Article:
Microsoft is going to stop sending user data to its servers

Microsoft is sending user data to its servers on a regular basis
Microsoft is sending user data to its servers on a regular basis

Lately there has been an increasing concern about Microsoft sending user data to its servers in huge amounts through its Windows 10 operating system. The Electronic Frontier Foundation had recently accused Microsoft of violating its customers’ privacy through Windows 10 by constantly sending user data to its servers without customers’ knowledge. According to a report from the foundation, if you are regularly using Cortana, you’re sending user data to Microsoft with great frequency. Information about your location, text input, voice input, touch input and websites you visit, are constantly being sent to the Microsoft servers.

According to the concerns raised by the foundation, “While users can disable some of the settings, it is not a guarantee that your computer will stop talking to Microsoft’s servers. A significant issue is the telemetry data that the company receives.”

Telemetry data is the data that is automatically acquired from remote locations using sensors and other wireless devices. This data is stored on the company’s servers for targeting, processing and analysis.

How does Microsoft send user data to its servers?

A big problem is, while Microsoft is sending user data to its servers, the software company hasn’t revealed how it collects the data, where it is stored and for how long it is going to keep the data on the company servers. It just goes on sending user data to its servers without explanation.

Due to voices of dissent coming from different sources, Microsoft has decided to address this issue by releasing a “Creators Update”. It plans to provide some means to stop Windows 10 from sending user data to its servers by controlling various levels of data collection.

With the new update Microsoft will be simplifying the diagnostic data collection levels so that it becomes clear what telemetry data is being sent to the company’s servers. Currently, Microsoft seems to be sending user data to its servers at three levels. After the update, there will be an option to switch between basic and full data collection levels.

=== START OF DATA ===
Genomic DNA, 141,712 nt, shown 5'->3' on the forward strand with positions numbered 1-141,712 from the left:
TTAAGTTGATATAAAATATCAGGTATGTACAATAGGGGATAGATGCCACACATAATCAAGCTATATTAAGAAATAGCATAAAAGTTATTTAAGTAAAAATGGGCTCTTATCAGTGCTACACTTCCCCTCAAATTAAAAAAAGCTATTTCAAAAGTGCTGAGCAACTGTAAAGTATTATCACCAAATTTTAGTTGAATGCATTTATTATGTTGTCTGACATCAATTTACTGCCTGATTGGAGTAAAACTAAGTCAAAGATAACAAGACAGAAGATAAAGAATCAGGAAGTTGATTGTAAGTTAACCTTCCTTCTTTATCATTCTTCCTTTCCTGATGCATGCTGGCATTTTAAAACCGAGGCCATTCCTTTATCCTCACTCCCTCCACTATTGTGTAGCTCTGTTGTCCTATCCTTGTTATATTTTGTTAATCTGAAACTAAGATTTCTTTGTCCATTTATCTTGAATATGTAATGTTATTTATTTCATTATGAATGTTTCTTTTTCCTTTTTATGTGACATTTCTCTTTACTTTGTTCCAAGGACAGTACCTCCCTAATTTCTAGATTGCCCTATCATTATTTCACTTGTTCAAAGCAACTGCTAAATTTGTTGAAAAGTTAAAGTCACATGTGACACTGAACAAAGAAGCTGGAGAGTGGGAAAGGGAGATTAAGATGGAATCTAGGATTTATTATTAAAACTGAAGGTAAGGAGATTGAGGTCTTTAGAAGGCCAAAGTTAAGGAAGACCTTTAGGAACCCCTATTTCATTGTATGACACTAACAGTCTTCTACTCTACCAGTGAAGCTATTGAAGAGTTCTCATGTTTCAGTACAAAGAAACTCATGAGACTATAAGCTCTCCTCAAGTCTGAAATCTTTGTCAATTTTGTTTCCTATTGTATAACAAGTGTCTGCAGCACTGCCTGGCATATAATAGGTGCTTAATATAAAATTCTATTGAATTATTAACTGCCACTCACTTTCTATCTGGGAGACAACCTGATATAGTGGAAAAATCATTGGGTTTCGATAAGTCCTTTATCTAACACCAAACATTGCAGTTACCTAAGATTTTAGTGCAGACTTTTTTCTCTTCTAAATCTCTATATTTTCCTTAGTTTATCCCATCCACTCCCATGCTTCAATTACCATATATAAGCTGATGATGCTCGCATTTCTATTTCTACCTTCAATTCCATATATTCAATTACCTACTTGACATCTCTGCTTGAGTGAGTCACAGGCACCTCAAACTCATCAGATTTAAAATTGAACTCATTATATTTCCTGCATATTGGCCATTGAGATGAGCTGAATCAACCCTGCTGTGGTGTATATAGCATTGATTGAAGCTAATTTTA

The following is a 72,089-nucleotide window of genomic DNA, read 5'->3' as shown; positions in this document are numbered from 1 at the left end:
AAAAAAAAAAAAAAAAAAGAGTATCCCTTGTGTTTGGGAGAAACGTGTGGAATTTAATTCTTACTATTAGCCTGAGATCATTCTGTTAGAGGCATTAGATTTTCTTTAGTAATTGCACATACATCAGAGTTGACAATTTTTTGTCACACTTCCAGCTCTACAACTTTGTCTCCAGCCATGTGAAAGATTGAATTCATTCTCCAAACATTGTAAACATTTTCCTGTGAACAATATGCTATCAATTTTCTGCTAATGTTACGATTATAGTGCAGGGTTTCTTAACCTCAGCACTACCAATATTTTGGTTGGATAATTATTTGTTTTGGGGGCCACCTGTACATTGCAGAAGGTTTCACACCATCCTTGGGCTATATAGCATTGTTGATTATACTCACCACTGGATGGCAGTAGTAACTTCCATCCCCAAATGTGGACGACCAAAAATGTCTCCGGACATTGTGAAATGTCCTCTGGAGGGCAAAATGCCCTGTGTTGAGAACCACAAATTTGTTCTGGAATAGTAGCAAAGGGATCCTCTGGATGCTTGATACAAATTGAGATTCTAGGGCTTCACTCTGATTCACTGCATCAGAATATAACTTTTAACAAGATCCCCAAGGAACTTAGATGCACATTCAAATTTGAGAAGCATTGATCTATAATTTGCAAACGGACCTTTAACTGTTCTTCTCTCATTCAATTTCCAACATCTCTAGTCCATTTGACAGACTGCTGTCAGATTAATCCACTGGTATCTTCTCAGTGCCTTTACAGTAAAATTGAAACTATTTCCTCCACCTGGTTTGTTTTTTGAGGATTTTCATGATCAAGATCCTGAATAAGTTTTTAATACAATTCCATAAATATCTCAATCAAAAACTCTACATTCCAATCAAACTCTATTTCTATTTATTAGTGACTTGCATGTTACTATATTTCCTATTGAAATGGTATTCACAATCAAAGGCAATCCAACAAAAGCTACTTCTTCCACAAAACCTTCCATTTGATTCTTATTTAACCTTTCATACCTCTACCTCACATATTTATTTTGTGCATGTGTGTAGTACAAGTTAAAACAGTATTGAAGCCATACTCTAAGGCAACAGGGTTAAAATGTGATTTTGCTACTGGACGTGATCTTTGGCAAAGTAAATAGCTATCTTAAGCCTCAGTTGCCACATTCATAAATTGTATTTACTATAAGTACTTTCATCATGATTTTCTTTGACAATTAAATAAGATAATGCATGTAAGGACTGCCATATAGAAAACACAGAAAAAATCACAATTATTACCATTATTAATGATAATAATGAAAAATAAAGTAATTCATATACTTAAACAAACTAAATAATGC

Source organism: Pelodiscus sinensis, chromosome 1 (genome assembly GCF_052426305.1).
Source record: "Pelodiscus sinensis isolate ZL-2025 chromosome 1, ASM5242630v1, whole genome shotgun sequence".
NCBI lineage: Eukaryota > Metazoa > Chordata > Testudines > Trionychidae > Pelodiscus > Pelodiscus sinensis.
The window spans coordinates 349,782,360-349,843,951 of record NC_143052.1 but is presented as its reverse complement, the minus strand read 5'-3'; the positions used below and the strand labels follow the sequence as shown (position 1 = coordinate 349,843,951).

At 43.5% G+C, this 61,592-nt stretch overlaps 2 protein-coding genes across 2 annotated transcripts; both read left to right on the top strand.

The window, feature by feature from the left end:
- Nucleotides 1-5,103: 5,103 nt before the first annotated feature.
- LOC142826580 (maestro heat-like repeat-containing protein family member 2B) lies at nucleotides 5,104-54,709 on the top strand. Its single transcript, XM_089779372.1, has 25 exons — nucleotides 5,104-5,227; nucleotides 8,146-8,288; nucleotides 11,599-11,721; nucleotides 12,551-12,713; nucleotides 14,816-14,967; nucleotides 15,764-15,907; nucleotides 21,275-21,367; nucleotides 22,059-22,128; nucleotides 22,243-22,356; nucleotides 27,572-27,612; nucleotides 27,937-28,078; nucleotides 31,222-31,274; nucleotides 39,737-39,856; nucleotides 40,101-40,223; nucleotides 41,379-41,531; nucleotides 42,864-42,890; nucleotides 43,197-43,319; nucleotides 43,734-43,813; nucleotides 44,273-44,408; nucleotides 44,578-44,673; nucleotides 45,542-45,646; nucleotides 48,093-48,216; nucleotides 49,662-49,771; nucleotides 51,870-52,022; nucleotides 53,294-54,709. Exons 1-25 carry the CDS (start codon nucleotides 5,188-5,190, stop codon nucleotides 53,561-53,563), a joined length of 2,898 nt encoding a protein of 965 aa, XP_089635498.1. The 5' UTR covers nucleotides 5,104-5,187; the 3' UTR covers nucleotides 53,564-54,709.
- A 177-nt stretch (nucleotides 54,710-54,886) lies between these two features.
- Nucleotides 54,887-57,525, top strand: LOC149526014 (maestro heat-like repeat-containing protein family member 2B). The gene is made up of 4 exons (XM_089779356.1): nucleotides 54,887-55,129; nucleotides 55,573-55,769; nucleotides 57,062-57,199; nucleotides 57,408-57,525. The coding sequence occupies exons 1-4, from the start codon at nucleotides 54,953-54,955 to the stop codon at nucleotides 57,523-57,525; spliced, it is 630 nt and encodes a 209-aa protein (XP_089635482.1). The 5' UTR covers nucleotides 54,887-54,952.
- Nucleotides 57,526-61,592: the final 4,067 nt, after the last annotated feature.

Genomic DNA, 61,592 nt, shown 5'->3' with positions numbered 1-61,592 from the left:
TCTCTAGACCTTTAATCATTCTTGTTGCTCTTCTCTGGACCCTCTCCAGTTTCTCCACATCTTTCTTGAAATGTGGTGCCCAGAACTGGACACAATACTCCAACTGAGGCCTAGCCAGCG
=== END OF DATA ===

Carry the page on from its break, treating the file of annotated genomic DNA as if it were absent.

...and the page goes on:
Why is Microsoft constantly sending user data to its servers?

Every software company asks you if you would let it collect some sort of data while you are using its software application and you can choose between different levels. Some of the data, according to this Microsoft blog post, is “vital to the operation of Windows” and hence, cannot be avoided being uploaded. The highlight of the message is:

We’re launching a new web-based privacy dashboard so you can see and control your activity data from Microsoft including location, search, browsing, and Cortana Notebook data across multiple Microsoft services. Second, we’re introducing in Windows 10 a new privacy set up experience, simplifying Diagnostic data levels and further reducing the data collected at the Basic level. These Windows 10 changes are being introduced in a Windows Insider build soon for feedback first and will be rolled out to everyone when the Windows 10 Creators Update becomes available.

If you’re concerned about Microsoft sending user data to its servers then maybe after this “Creators Update” you will be able to decide how much data you would like to share with Microsoft.

But what do they mean by “Creators Update”? As the name suggests, the latest update, that should be available in the spring of 2017, will be primarily targeting “creators”; people who want to unleash their creativity. With these updates you will be able to use Paint and PowerPoint to create 3-D objects. Basically, in the “Creators Update” Microsoft will be introducing various features that will allow you to use your creativity digitally.

But people concerned for their privacy look at this update hoping that they will be able to control sending user data to Microsoft servers.

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About Sarah Watts
Sarah is a technology buff. Not uptight about her writing skills, but when it comes to covering technology, she is a no holds barred writer.

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